About Michael Joseph Rahilly
Returning from emigration to America, he was a founder - member of the Irish Volunteers in 1913. Originally in favor of cancelling the Easter Rising of 1916, he took part of the fighting in Dublin and was killed in a charge of the Volunteers from the Post Office. Yeats wrote a poem "The O'Rahilly" in which Rahilly says, "Because I helped to wind the clock / I come to hear it strike.".
Ballylongford, Co. Kerry, Ireland
Late in the evening of Friday 28th April 1916, Michael Joseph O'Rahilly, aka The O'Rahilly, dragged his bullet-riddled body into a doorway off Dublin’s Moore Street and lay down to die.
Before he died, the 41-year-old Kerryman managed a short letter ‘written after I was shot’ to his ‘Darling Nancy’. He explained his predicament and sent ‘tons & tons of love dea rie to you & the boys & to Nell & Anna.'
'It was a good fight anyhow,' he concluded. 'Goodbye Darling.’
The O’Rahilly was the only leader of the Easter Rising to die in action. As he prepared to meet his executioners the following week, Padraig Pearse said ‘I envy O'Rahilly - that is the way I wanted to die’. If they make a movie of 1916, the actor who gets the O’Rahilly’s part can be sure of a dramatic finale.
The O’Rahilly was born in Ballylongford on the most westerly banks of the River Shannon back in 1875. The family connection to the small north Kerry town ran back to at least 1809 when his great-grandfather Michael O’Rahilly built a two-storey pub, now owned and run by Michael Finucane.
By 1861, The O’Rahilly’s entrepreneurial father Richard had expanded the business to such an extent that he was variously described as baker, draper, grocer, fish curer, miller, farmer, landowner, importer, inventor, post office, shipping agent, general merchant and, perhaps most importantly, publican. If you go to the pub today, you can still see the yardstick used by the in-house tailors to measure arm lengths. Customers would sit at the bar and drink a pint or two, while their tailor proposed different colours and cloths.
Richard was undoubtedly the wealthiest man in the area. He is even said to have had the first refrigerator in Ireland. When he perished from pneumonia in 1896, he left his estate to his wife Ellen and his business to his son Michael. However, where Richard was a prudent investor, loyal to the Crown, Michael was a deeply compulsive man whose opinions were increasingly at odds with the British establishment in Ireland.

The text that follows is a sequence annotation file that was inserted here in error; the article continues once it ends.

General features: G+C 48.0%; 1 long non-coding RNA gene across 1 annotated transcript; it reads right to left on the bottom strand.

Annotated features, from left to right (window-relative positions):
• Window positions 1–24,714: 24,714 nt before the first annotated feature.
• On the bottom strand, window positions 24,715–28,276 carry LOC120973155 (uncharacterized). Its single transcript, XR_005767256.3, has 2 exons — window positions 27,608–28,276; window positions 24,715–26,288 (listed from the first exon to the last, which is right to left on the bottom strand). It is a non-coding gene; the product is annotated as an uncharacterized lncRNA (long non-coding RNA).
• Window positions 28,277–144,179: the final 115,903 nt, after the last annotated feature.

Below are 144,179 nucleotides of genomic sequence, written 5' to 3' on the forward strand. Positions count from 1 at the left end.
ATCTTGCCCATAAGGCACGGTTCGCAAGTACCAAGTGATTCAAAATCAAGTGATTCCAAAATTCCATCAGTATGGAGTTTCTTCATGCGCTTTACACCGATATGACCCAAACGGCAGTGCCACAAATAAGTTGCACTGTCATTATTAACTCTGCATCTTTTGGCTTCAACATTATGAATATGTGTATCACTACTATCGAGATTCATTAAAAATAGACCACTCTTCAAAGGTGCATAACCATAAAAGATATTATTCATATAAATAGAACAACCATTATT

In 1898, Michael sold his father’s businesses in Ballylongford and sailed for New York with an engagement ring in his pocket. In April the following year, he married his ‘darling Nancy’. She was a daughter of a Philadelphia businessman and from 1905 to 1908 the couple lived in Philadelphia’s fashionable Drexel Hill suburb.
In 1913, Michael became a co-founder and Treasurer of the Irish Volunteers. In April 1914, he was on the pier in Howth to greet Erskine Childers when the yacht Asgard sailed in with a cargo of Germans guns for the Irish Volunteers.
A life-size portrait of The O’Rahilly’s hangs today on the wall of the public house in Ballylongford which he briefly owned. It is surrounded by photographs of his De Dion-Bouton car (subseuqently buried under Hill 16 in Croke Park), the Proclamation of 1916 and a copy of the letter he wrote to Nancy.
Yeats immortalized The O’Rahilly in poetry, the first verse reading:
SING of The O'Rahilly, Do not deny his right; Sing a "The" before his name; Allow that he, despite All those learned historians, Established it for good; He wrote out that word himself, He christened himself with blood. How goes the weather?
The attached image comes courtesy of www.richardhumphreys.ie and anyone interested in The O’Rahilly’s family generally should visit O'Rahilly